I wrote an article recently on Azure Data Studio and Version Control. Someone commented that their co-workers didn't want to use the command line at all, but they didn't have a Git repo. In this case, how would one get started with version control?
This article will show how you can work within the GUI of Azure Data Studio (ADS) or Visual Studio Code (VS Code) to save and version code without ever worrying about the git command line. There are a couple of steps, but the process is easy and we will walk through it below.
Apart from installing VS Code or ADS, you need to install Git. If you don't, when you go to the source control tab, you will see this message:
While VS Code works with Git (and other version control systems), VS Code does not include the Git code. You can get that from Git (git-scm.com). There are downloads and installs for all major platforms, so you can pick the one that works with your platform (Windows, MacOS, Linux). The install is fairly simple, and for Windows, there is an installer that sets up your system. Once you've done this, then you can move forward.
Note: I would just click next for most of the install options in Windows, with the exception of changing the default branch to main instead of master.
I'll tackle showing how to build a repository in two ways. I'll use VS Code for one and ADS for the other. These two platforms work the same, so the techniques work in either one.
A New Folder and Repository in VS Code
For this section, let's assume you've only installed VS Code and Git. You don't have a location to store code, but you want to get started. Let's open VS Code and create a repository in which we can store files. When we open VS Code, we see something similar to this:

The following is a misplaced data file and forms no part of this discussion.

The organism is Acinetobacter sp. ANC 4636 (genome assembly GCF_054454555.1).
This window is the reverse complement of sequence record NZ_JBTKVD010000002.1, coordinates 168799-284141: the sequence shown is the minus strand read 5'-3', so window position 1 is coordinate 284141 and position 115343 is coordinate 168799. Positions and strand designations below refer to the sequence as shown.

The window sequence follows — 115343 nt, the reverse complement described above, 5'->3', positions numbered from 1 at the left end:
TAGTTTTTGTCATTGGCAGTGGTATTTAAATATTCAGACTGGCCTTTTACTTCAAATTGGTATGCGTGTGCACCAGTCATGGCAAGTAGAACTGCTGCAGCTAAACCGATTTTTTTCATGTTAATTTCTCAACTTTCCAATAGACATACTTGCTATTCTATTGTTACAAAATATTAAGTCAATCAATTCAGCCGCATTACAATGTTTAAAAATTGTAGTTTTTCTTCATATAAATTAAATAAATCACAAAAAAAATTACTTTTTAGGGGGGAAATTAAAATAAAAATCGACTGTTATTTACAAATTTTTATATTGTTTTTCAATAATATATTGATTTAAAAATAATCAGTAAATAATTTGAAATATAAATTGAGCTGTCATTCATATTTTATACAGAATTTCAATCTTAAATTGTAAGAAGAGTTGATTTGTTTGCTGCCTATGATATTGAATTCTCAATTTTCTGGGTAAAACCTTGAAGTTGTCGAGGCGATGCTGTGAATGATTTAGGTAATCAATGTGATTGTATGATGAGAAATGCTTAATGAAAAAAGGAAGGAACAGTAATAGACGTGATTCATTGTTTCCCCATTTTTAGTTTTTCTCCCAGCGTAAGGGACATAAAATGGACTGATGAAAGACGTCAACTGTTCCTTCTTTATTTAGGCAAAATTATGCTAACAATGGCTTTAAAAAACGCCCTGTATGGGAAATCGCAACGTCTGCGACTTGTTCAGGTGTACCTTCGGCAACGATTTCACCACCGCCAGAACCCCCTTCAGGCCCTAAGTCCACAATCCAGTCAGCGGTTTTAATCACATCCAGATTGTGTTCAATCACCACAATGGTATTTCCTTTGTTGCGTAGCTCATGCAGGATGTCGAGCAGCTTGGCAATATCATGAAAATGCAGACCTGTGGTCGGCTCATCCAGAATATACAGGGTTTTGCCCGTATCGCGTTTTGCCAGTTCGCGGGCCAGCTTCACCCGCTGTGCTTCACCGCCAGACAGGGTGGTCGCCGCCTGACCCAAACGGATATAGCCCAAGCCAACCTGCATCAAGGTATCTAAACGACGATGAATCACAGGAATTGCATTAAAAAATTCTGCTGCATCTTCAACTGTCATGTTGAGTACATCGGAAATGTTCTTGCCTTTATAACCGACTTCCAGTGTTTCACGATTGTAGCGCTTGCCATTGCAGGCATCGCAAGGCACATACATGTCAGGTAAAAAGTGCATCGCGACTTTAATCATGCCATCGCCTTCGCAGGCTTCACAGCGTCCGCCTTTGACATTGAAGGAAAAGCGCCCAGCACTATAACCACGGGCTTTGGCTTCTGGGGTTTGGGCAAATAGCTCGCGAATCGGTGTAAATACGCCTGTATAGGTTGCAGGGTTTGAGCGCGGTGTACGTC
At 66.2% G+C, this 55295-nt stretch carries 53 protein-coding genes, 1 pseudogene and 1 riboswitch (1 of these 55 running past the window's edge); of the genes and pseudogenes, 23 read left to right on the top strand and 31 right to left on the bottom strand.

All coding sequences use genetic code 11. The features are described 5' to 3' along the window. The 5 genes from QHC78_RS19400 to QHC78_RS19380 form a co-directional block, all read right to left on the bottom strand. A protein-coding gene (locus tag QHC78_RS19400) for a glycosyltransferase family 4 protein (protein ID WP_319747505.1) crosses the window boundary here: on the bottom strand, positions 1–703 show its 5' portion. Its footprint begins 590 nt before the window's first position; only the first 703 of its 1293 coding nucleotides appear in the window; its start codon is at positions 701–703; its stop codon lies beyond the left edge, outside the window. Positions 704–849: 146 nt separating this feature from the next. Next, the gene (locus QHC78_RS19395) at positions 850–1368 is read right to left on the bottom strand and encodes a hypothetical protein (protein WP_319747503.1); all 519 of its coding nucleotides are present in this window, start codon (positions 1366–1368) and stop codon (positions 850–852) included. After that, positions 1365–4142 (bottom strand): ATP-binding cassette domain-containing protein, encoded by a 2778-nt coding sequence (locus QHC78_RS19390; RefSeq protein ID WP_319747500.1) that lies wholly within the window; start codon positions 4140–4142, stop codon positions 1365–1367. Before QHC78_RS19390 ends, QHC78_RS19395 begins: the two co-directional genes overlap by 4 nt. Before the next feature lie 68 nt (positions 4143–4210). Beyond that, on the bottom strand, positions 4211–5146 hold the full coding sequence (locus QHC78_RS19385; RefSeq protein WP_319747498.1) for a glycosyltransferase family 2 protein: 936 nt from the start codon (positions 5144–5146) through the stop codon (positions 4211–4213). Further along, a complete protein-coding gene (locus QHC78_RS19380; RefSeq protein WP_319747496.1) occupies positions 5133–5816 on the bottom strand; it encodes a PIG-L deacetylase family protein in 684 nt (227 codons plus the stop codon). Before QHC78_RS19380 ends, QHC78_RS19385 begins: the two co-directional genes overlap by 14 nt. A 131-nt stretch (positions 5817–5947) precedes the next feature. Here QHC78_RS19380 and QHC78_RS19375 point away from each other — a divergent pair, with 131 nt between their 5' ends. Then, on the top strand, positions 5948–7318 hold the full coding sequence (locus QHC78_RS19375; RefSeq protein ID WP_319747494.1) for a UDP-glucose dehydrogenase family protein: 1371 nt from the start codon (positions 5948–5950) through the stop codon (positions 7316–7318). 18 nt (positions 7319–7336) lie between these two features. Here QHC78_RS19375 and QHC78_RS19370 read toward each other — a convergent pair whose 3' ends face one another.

From here I can open a file, a folder, or clone. We'll start with our own code and then look at using someone else's code.
I usually create a "git" folder under Documents on Windows. This let's me organize repos and always know where they are. You could put a repo anywhere, but since I sometimes delete them or download them later, I want to keep them together. For this, I'm using a new VM, and there isn't much in Documents. Let's pick "Open Folder" in VS Code. This opens me an Explorer window to pick a folder. If I navigate to Documents, I see this:
I will click the "New folder" button near the top and create a "git" folder.
After I create this, I'll double click it. This gives me an empty "git" folder. I'll repeat this process and create a "SQL Code" folder. Once I enter this name, I'll leave this folder highlighted and click the "Select Folder" button in the dialog.
VS Code wants to be sure we are working with trusted code, so I'll get a message to verify that. Since this is my folder, I'll click that I trust the authors.
Once this is done, the SQLCode folder appears as a section in the Explorer blade of VS Code. If I hover over it, I see a few icons next to the name. I can create a new folder or file here with these icons.
I won't do these. Instead, let's initialize a git repository. To do that, I'll click CTRL+Shift+P for the command palette. This will open and I'll start typing "git". I see these options, the fourth one of which is to initialize the repository.
I get a list of open folders, or I can choose one.
If I select this, then that folder becomes a git repo. That's really it. The folder doesn't change, though two hidden items are added. We don't care about them. From here, we can create a new file and save it. Once we do, the VCS tab will show a changed file with a one next to the icon in the side menu bar.
From here you can start to use the VCS features in VS Code. I've covered those in Azure Data Studio and Version Control, so read that article. The same shortcuts and process from ADS works in VS Code.